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Scott Brindamour

Is the future of the automotive industry here today?

Where is my flying car? The Jetsons promised me flying transportation. For the most part, cars have been the same over the past hundred thirty years. Yes, the features have changed, and they’re a lot safer, but you still have four wheels and steering. But all of that is set to change and a lot sooner than you might think.

2019 will see the start of commercially produced self-driving cars. And while they’re not flying just yet, this is one of the biggest changes to the automotive industry in years. Waymo and GM are both planning on beginning production of driverless cars in 2019 and Tesla is already offering a form of autopilot. Additionally, there are a lot of startups entering the market, hoping to get in this trend. The question is no longer if we’re going to have self-driving cars, but when.

All of this is possible because of machine learning, artificial intelligence (AI), the Internet of things (IoT) and a collection of other inventions that have to work together seamlessly. The same technology that is transforming today’s business models, is also transforming the automotive industry. The biggest difference with this application of the technology, however, is that it could have potentially fatal consequences. Using IoT and AI to optimize a manufacturers workflow is completely different than using the same technology to anticipate real-world interactions that happen to drivers in a millisecond.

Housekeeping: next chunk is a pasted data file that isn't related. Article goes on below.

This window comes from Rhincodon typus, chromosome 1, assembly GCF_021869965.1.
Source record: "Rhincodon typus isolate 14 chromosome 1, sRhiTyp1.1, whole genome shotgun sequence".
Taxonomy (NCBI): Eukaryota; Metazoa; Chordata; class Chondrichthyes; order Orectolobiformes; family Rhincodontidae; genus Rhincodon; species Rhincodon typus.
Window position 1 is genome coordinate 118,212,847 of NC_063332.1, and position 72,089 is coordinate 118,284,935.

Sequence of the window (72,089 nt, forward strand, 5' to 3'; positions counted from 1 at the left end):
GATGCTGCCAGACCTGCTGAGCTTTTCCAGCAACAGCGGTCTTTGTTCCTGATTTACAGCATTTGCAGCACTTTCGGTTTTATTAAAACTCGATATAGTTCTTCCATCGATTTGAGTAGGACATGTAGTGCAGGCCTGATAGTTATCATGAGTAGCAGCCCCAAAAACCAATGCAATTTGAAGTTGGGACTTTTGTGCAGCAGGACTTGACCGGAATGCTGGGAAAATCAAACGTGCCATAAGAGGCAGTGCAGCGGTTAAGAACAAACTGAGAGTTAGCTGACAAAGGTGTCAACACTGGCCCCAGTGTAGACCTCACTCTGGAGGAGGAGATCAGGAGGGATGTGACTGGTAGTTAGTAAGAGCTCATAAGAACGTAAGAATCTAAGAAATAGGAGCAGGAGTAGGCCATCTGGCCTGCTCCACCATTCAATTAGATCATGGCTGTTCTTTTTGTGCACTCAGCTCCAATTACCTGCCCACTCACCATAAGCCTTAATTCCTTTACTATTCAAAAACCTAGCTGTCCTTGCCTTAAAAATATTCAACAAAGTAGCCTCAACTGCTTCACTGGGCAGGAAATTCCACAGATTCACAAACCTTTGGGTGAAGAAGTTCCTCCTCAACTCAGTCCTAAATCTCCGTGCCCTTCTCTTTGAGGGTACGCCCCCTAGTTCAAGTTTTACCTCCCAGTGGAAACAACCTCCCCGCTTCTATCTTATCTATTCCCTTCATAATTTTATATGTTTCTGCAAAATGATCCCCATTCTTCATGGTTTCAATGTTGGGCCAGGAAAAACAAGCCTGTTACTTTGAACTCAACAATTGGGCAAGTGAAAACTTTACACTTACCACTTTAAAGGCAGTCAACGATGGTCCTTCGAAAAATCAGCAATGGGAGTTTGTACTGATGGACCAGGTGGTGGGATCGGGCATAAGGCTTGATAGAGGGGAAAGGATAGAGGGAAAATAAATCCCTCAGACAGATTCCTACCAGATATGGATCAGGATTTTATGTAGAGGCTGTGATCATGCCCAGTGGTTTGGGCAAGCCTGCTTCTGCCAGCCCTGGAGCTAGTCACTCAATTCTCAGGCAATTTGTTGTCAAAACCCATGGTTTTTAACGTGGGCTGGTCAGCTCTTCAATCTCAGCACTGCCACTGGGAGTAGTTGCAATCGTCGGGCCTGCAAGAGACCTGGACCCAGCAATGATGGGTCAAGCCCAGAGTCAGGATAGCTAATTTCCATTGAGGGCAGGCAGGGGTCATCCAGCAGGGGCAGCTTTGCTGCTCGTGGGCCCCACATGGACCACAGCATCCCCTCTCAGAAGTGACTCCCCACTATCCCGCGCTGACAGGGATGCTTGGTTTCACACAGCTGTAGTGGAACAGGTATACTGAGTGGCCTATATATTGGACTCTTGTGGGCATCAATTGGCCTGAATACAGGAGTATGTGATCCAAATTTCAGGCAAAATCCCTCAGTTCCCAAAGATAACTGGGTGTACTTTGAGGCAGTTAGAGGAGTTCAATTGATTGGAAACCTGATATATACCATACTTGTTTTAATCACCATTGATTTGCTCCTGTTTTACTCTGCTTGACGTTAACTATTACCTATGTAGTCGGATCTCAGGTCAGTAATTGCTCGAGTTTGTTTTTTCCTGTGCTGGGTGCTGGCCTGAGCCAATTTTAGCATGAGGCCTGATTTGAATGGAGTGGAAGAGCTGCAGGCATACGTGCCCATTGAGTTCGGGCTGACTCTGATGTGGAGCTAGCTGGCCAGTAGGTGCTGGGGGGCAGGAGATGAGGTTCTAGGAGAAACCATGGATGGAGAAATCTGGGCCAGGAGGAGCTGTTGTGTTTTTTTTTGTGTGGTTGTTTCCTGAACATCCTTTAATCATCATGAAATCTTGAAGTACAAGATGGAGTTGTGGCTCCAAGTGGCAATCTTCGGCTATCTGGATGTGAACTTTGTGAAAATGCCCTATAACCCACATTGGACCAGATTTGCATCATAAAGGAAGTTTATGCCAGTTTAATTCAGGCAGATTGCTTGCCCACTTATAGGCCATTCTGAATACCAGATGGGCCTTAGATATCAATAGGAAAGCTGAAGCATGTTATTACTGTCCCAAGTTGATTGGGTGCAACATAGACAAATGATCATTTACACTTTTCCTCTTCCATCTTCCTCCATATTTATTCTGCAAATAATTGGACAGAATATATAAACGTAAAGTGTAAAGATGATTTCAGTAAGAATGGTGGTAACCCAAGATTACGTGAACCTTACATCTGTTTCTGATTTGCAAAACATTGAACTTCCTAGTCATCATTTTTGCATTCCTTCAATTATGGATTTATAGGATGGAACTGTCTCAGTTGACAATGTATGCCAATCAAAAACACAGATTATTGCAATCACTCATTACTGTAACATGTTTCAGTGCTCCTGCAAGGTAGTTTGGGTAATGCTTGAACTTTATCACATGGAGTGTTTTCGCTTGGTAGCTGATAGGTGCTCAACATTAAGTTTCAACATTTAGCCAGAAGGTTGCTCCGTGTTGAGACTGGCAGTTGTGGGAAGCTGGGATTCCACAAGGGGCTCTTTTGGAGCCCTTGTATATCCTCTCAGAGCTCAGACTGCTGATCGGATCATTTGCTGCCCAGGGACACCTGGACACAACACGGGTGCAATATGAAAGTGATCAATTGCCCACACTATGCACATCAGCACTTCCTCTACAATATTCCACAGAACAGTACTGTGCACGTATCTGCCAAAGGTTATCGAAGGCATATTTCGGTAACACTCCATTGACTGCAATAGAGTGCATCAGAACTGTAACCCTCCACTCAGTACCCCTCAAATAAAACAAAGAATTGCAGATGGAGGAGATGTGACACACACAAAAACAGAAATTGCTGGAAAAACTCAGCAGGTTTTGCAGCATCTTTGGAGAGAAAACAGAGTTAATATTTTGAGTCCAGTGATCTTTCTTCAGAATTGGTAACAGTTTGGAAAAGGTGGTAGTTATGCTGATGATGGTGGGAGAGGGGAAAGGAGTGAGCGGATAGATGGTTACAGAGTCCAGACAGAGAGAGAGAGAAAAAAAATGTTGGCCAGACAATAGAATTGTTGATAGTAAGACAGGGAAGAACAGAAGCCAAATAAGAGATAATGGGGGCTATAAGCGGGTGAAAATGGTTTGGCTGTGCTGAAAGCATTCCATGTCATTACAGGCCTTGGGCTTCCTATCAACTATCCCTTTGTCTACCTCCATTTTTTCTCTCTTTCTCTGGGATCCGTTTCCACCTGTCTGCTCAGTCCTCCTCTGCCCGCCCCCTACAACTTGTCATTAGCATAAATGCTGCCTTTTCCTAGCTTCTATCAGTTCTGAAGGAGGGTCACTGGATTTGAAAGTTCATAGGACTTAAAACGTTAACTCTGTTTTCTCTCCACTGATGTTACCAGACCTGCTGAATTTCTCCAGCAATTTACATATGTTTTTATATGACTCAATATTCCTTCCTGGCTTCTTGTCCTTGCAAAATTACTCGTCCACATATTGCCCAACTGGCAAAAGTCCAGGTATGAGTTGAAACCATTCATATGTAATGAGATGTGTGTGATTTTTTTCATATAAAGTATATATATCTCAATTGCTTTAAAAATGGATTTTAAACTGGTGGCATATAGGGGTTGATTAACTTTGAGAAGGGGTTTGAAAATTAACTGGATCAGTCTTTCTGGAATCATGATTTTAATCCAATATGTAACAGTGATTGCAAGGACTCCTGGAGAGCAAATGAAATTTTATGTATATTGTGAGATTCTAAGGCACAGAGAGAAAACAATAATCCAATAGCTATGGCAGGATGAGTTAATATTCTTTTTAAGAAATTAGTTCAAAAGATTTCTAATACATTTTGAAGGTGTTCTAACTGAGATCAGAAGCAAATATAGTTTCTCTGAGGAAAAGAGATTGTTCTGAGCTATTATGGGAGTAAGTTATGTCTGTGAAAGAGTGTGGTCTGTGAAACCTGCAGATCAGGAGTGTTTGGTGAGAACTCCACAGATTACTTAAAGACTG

Safety is always a big concern when you introduce a technology like this. Ideally, if the technology works correctly self-driving cars will be more reliable than human drivers. The Rand Corporation released a study that said self-driving cars will only prove to be reliable after 275 million miles without a fatality. There has already been one death caused by a self-driving Uber in March 2018. The autonomous vehicle will need to consume massive amounts of data in a split second, analyze that data and then act on it, the same way humans do, but with much greater precision and speed.

The self-driving car uses a few things to accomplish this:

SENSORS | The Eyes of the Car

  • Cameras: They’re used to spot lane lines, guard rails, obstructions on the road or even free parking spots.
  • Lidars and Radars: Lidars are located on the top of the car. It sends out light beams every second to measure how long it takes for the light to bounce back and builds a precise 3D map of the surroundings.

SOFTWARE AND ALGORITHMS | The Brains of the Car

  • Machine Learning: Once the car collects the data, machine learning helps analyze that data and act on it. It will also continually learn and evolve the rules and protocols it’s originally programed with, since it’s impossible to predict and program for every scenario.
  • Maps: Think of this as a GPS on steroids. It will need to be a lot smarter than your typical navigation system to accurately drive people to their desired location.
  • Connectivity: The car will need access to the latest traffic, weather, construction, and traffic to give the vehicle a better picture of its environment.

Any delay in any of these technologies could be fatal for the people in the car or for pedestrians. Car companies, tech companies and startups are all working together to make this seemingly futuristic concept a reality today. If this is done correctly, we could see a drastic decrease in car accidents and maybe even a zero-accident future.

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